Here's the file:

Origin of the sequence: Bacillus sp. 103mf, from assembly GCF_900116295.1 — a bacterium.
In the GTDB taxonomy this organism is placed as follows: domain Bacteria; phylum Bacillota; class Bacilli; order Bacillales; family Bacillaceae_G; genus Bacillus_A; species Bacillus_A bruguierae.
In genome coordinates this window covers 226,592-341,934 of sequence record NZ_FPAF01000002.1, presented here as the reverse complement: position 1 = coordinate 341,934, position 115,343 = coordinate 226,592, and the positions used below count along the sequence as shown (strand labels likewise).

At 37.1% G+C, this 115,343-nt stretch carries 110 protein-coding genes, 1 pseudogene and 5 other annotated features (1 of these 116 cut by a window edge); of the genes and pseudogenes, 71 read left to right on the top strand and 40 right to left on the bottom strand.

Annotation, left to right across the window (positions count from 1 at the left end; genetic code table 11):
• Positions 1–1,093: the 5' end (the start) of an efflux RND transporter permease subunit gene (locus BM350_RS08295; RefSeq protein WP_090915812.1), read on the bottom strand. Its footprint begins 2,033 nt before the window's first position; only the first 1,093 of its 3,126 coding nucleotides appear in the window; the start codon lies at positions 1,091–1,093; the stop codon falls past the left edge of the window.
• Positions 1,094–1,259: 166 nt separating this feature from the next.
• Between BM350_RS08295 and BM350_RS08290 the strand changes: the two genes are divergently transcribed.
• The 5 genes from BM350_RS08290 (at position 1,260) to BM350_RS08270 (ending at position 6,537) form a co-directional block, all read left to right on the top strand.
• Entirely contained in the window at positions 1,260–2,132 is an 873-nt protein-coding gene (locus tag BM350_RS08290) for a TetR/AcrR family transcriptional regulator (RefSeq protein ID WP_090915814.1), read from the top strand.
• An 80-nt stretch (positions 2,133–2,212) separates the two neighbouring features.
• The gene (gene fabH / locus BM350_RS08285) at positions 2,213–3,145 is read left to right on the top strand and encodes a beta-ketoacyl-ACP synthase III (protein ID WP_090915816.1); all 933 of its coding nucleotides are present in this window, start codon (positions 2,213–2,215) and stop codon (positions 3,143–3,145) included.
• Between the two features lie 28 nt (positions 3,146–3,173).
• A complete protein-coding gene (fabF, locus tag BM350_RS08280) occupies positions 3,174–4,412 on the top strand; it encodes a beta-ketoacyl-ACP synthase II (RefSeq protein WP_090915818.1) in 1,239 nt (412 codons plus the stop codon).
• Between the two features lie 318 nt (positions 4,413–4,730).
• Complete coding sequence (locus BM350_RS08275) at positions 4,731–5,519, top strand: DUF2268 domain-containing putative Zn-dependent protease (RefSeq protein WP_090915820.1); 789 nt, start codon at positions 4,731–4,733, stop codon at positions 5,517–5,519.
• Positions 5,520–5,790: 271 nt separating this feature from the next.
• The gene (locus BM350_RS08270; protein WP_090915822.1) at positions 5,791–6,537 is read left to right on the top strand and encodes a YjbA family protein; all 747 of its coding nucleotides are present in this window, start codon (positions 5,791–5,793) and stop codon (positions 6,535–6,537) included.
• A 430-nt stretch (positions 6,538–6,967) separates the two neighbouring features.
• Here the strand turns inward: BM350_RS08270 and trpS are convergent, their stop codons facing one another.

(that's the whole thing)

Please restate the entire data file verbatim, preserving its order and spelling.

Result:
Origin of the sequence: Bacillus sp. 103mf, from assembly GCF_900116295.1 — a bacterium.
In the GTDB taxonomy this organism is placed as follows: domain Bacteria; phylum Bacillota; class Bacilli; order Bacillales; family Bacillaceae_G; genus Bacillus_A; species Bacillus_A bruguierae.
In genome coordinates this window covers 226,592-341,934 of sequence record NZ_FPAF01000002.1, presented here as the reverse complement: position 1 = coordinate 341,934, position 115,343 = coordinate 226,592, and the positions used below count along the sequence as shown (strand labels likewise).

At 37.1% G+C, this 115,343-nt stretch carries 110 protein-coding genes, 1 pseudogene and 5 other annotated features (1 of these 116 cut by a window edge); of the genes and pseudogenes, 71 read left to right on the top strand and 40 right to left on the bottom strand.

Annotation, left to right across the window (positions count from 1 at the left end; genetic code table 11):
• Positions 1–1,093: the 5' end (the start) of an efflux RND transporter permease subunit gene (locus BM350_RS08295; RefSeq protein WP_090915812.1), read on the bottom strand. Its footprint begins 2,033 nt before the window's first position; only the first 1,093 of its 3,126 coding nucleotides appear in the window; the start codon lies at positions 1,091–1,093; the stop codon falls past the left edge of the window.
• Positions 1,094–1,259: 166 nt separating this feature from the next.
• Between BM350_RS08295 and BM350_RS08290 the strand changes: the two genes are divergently transcribed.
• The 5 genes from BM350_RS08290 (at position 1,260) to BM350_RS08270 (ending at position 6,537) form a co-directional block, all read left to right on the top strand.
• Entirely contained in the window at positions 1,260–2,132 is an 873-nt protein-coding gene (locus tag BM350_RS08290) for a TetR/AcrR family transcriptional regulator (RefSeq protein ID WP_090915814.1), read from the top strand.
• An 80-nt stretch (positions 2,133–2,212) separates the two neighbouring features.
• The gene (gene fabH / locus BM350_RS08285) at positions 2,213–3,145 is read left to right on the top strand and encodes a beta-ketoacyl-ACP synthase III (protein ID WP_090915816.1); all 933 of its coding nucleotides are present in this window, start codon (positions 2,213–2,215) and stop codon (positions 3,143–3,145) included.
• Between the two features lie 28 nt (positions 3,146–3,173).
• A complete protein-coding gene (fabF, locus tag BM350_RS08280) occupies positions 3,174–4,412 on the top strand; it encodes a beta-ketoacyl-ACP synthase II (RefSeq protein WP_090915818.1) in 1,239 nt (412 codons plus the stop codon).
• Between the two features lie 318 nt (positions 4,413–4,730).
• Complete coding sequence (locus BM350_RS08275) at positions 4,731–5,519, top strand: DUF2268 domain-containing putative Zn-dependent protease (RefSeq protein WP_090915820.1); 789 nt, start codon at positions 4,731–4,733, stop codon at positions 5,517–5,519.
• Positions 5,520–5,790: 271 nt separating this feature from the next.
• The gene (locus BM350_RS08270; protein WP_090915822.1) at positions 5,791–6,537 is read left to right on the top strand and encodes a YjbA family protein; all 747 of its coding nucleotides are present in this window, start codon (positions 5,791–5,793) and stop codon (positions 6,535–6,537) included.
• A 430-nt stretch (positions 6,538–6,967) separates the two neighbouring features.
• Here the strand turns inward: BM350_RS08270 and trpS are convergent, their stop codons facing one another.